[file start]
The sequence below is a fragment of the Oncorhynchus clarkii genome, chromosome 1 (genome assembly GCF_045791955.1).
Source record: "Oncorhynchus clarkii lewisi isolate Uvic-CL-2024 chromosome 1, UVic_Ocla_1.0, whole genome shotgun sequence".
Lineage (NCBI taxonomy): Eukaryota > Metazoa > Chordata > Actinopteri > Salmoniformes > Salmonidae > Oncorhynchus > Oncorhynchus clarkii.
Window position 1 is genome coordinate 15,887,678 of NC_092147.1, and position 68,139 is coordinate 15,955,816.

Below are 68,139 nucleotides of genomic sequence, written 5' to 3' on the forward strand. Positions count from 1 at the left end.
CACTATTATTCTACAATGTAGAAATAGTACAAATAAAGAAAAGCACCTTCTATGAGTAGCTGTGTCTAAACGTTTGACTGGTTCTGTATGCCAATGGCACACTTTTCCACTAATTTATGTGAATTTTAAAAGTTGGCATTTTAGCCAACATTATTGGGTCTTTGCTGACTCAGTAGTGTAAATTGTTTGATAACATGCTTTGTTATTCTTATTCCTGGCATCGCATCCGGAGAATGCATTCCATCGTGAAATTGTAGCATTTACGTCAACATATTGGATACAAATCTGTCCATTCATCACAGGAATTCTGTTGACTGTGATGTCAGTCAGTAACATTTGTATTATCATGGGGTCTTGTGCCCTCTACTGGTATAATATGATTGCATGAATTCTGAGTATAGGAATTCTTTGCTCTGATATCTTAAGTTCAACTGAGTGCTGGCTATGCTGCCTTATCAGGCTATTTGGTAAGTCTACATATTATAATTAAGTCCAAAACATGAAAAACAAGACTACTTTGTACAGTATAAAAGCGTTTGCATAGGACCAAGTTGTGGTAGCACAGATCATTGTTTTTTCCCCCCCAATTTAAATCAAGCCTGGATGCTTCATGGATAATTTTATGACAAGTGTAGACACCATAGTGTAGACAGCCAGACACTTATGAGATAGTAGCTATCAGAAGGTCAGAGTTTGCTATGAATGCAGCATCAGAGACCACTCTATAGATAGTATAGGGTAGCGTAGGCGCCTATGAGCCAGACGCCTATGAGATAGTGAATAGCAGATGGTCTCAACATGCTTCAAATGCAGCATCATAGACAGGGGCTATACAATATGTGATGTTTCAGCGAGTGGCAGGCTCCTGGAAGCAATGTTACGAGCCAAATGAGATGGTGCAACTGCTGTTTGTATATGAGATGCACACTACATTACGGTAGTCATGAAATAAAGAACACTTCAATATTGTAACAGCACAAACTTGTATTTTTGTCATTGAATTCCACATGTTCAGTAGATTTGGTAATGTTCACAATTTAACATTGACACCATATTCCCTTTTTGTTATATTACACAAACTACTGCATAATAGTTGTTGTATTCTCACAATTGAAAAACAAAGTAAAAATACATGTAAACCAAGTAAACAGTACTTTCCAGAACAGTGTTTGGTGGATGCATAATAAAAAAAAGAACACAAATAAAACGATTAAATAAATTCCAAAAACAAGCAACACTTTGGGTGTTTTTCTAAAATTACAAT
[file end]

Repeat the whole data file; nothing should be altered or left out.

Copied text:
The sequence below is a fragment of the Oncorhynchus clarkii genome, chromosome 1 (genome assembly GCF_045791955.1).
Source record: "Oncorhynchus clarkii lewisi isolate Uvic-CL-2024 chromosome 1, UVic_Ocla_1.0, whole genome shotgun sequence".
Lineage (NCBI taxonomy): Eukaryota > Metazoa > Chordata > Actinopteri > Salmoniformes > Salmonidae > Oncorhynchus > Oncorhynchus clarkii.
Window position 1 is genome coordinate 15,887,678 of NC_092147.1, and position 68,139 is coordinate 15,955,816.

Below are 68,139 nucleotides of genomic sequence, written 5' to 3' on the forward strand. Positions count from 1 at the left end.
CACTATTATTCTACAATGTAGAAATAGTACAAATAAAGAAAAGCACCTTCTATGAGTAGCTGTGTCTAAACGTTTGACTGGTTCTGTATGCCAATGGCACACTTTTCCACTAATTTATGTGAATTTTAAAAGTTGGCATTTTAGCCAACATTATTGGGTCTTTGCTGACTCAGTAGTGTAAATTGTTTGATAACATGCTTTGTTATTCTTATTCCTGGCATCGCATCCGGAGAATGCATTCCATCGTGAAATTGTAGCATTTACGTCAACATATTGGATACAAATCTGTCCATTCATCACAGGAATTCTGTTGACTGTGATGTCAGTCAGTAACATTTGTATTATCATGGGGTCTTGTGCCCTCTACTGGTATAATATGATTGCATGAATTCTGAGTATAGGAATTCTTTGCTCTGATATCTTAAGTTCAACTGAGTGCTGGCTATGCTGCCTTATCAGGCTATTTGGTAAGTCTACATATTATAATTAAGTCCAAAACATGAAAAACAAGACTACTTTGTACAGTATAAAAGCGTTTGCATAGGACCAAGTTGTGGTAGCACAGATCATTGTTTTTTCCCCCCCAATTTAAATCAAGCCTGGATGCTTCATGGATAATTTTATGACAAGTGTAGACACCATAGTGTAGACAGCCAGACACTTATGAGATAGTAGCTATCAGAAGGTCAGAGTTTGCTATGAATGCAGCATCAGAGACCACTCTATAGATAGTATAGGGTAGCGTAGGCGCCTATGAGCCAGACGCCTATGAGATAGTGAATAGCAGATGGTCTCAACATGCTTCAAATGCAGCATCATAGACAGGGGCTATACAATATGTGATGTTTCAGCGAGTGGCAGGCTCCTGGAAGCAATGTTACGAGCCAAATGAGATGGTGCAACTGCTGTTTGTATATGAGATGCACACTACATTACGGTAGTCATGAAATAAAGAACACTTCAATATTGTAACAGCACAAACTTGTATTTTTGTCATTGAATTCCACATGTTCAGTAGATTTGGTAATGTTCACAATTTAACATTGACACCATATTCCCTTTTTGTTATATTACACAAACTACTGCATAATAGTTGTTGTATTCTCACAATTGAAAAACAAAGTAAAAATACATGTAAACCAAGTAAACAGTACTTTCCAGAACAGTGTTTGGTGGATGCATAATAAAAAAAAGAACACAAATAAAACGATTAAATAAATTCCAAAAACAAGCAACACTTTGGGTGTTTTTCTAAAATTACAAT